“Would you tell me, please, which way I ought to go from here?”
“That depends a good deal on where you want to get to.”
“I don’t much care where –”
“Then it doesn’t matter which way you go.”
Alice in Wonderland, Lewis Carroll
You may have heard the news that Vic Gundotra, the chief who launched Google+, is leaving the search company and the speculation that followed the announcement, which can be summarized to “the beginning of the end for Google+”. But is this really the end for the social network that failed to reach the mass acceptance of Facebook and Twitter? Let’s dig deeper into what has happened to Google+ since its launch in 2011 and the most plausible predictions about its future.
1. Google+ won’t just disappear.
It’s not that we’re 100% certain, but it’s a prediction that has enough proof to support it. Google+ will see reassignment of some of its staff but this logistical moving cannot shake the social network. Google is not planning to kill Google+, reassures Chief Architect Yonatan Zunger; in fact, they are working on new features. This current hubbub regarding Google+ can probably be considered as more of a PR disaster than anything else. Let’s not forget that Google+ is a platform and not just some added-on product (like Google Reader for example) that can be killed at any given moment. As of October 2013 it’s estimated that Google+ has reached 300 million active users.
It’s important to consider that Google+ can actually be split into two products or concepts. Google+ is the background account we all use to log into Google products. It’s where our personal details are stored. It’s the same as a Microsoft Live ID or Apple ID. The ambition of these companies is to have their users create single sign-ins and use the account to interact with all their services. And then there is Google+ as a social stream, which people use in a similar way to Facebook or Twitter.
That leads us to another prediction which is…
2. Google+ as a social stream brand may lose its emphasis.
Google+ may not be going away in the long run, but it’s quite possible that the brand may be de-emphasised. Three years in and Google+ still hasn’t been adopted in the same way that Facebook or Twitter have. Google+ has very loyal users though and 300 million is a lot, however, advocates actually need to defend the platform which is not a good position for any brand. In some quarters the name Google+ has become almost interchangeable with the words “ghost town”, “failure” and “Facebook wannabe”, often very unfairly.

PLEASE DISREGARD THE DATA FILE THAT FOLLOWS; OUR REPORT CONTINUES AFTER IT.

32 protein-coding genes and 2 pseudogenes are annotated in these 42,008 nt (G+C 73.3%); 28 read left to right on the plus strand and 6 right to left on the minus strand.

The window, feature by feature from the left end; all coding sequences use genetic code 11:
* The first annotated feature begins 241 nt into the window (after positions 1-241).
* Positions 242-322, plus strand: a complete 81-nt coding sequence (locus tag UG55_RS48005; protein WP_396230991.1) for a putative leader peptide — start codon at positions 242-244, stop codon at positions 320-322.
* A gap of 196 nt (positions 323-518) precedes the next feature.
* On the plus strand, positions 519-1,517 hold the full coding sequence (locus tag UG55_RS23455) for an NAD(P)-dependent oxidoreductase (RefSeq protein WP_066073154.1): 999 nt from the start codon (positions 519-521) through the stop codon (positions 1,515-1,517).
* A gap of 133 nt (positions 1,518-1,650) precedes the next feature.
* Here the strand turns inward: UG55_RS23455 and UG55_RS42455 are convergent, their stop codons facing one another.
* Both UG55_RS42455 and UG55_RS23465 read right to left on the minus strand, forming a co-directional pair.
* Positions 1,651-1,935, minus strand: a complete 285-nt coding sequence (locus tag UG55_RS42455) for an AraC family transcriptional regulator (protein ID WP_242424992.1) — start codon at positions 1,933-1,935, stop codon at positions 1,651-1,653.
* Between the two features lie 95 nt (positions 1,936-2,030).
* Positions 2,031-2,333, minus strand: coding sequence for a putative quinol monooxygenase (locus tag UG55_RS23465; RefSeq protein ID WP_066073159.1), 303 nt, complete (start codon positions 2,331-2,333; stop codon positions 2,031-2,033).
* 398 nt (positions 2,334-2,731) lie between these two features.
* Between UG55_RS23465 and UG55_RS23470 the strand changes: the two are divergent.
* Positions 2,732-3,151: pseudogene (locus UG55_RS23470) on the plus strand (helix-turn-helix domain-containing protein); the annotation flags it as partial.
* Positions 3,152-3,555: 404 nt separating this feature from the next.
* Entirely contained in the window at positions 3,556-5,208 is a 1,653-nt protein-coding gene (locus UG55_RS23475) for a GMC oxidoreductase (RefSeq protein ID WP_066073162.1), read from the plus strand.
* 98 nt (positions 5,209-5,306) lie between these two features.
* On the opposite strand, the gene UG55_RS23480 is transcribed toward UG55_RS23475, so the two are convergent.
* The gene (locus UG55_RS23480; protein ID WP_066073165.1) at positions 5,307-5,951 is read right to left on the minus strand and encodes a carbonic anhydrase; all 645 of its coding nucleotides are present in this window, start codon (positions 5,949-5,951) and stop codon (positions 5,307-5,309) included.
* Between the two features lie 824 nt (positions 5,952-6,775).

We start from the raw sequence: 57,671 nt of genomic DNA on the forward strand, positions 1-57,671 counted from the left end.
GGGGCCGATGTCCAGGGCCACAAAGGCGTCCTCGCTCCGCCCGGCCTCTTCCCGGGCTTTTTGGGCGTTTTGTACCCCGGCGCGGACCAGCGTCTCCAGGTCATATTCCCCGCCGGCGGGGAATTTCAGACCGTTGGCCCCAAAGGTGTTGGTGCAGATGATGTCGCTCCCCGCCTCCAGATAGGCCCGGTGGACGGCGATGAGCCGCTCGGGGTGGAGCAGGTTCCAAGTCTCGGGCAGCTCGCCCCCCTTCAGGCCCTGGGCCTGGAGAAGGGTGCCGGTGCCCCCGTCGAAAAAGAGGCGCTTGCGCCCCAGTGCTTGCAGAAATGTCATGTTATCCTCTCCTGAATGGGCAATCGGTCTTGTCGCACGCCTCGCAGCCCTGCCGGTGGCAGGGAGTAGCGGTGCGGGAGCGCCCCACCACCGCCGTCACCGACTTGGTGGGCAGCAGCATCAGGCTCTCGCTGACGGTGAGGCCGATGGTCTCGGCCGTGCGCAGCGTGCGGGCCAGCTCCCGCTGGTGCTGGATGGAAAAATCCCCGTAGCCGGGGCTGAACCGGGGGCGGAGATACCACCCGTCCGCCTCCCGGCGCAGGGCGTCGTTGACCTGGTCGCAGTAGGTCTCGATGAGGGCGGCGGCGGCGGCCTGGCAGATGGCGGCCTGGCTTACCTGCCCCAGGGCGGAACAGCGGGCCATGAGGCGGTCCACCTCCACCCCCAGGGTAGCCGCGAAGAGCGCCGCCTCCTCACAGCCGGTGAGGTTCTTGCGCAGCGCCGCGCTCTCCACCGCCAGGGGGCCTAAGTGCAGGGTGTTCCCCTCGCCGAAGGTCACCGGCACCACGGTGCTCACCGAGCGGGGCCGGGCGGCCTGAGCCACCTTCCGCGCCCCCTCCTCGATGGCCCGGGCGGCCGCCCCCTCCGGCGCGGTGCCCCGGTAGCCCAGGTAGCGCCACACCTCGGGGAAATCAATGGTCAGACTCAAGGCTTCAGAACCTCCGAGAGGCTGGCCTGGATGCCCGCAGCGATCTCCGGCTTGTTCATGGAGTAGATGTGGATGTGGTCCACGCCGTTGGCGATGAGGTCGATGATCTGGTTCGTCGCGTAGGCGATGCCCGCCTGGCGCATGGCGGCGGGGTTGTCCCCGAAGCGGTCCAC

Whereas in reality it can be considered as a great platform with a lot of flexibility. But can this perception be overcome? Maybe it will be a good thing if Google+ does see a significant change. As a digital marketing agency, we value Google+ and we’ve seen good traffic coming to our website from the platform. We also spend time in communities engaging with fellow businesses.
Is Google+ the go-to social network for businesses looking to build connections? At this point we would have to say not really. In fact in our experience its LinkedIn that still generates the best ‘social’ business connections. Is Google+ the essential platform to ensure you improve your SEO? Absa-frackin-lutely.
3. Google+ as a social stream isn’t part of the future.
And neither are other mega social network platforms for that matter. Or at least that’s the growing common perception – the future of social media is in micro-network apps, such as SnapChat, WhatsApp and Instagram. Proof of this mutually perceived perception can be seen in the the acquisitions of Instagram and WhatsApp by Facebook and Vine by Twitter. These apps keep their independence while the bigger social network actually complements the smaller one. Could that be why the Google Hangouts team are (allegedly) moving to Android?
Of course Facebook is very popular, but a growing number feel uneasy about posting a message on someone else’s timeline unless they have a birthday. It’s known as “Facebook Fatigue” and explained by a 2013 Princeton University study which claims that by 2017 Facebook will have lost 80% of the users it had in 2013. It’s a bold statement which has been severely criticised by Facebook (read their official reply). The model was run against MySpace and proved to be accurate about the rapid decline of the network, however, past performance is no guarantee of future gains or losses.
With Facebook having more senior members (40+ is the fastest growing demographic, and on Google+ for that matter) and with their attitude to privacy being very different this may also account for some of the decline in commenting.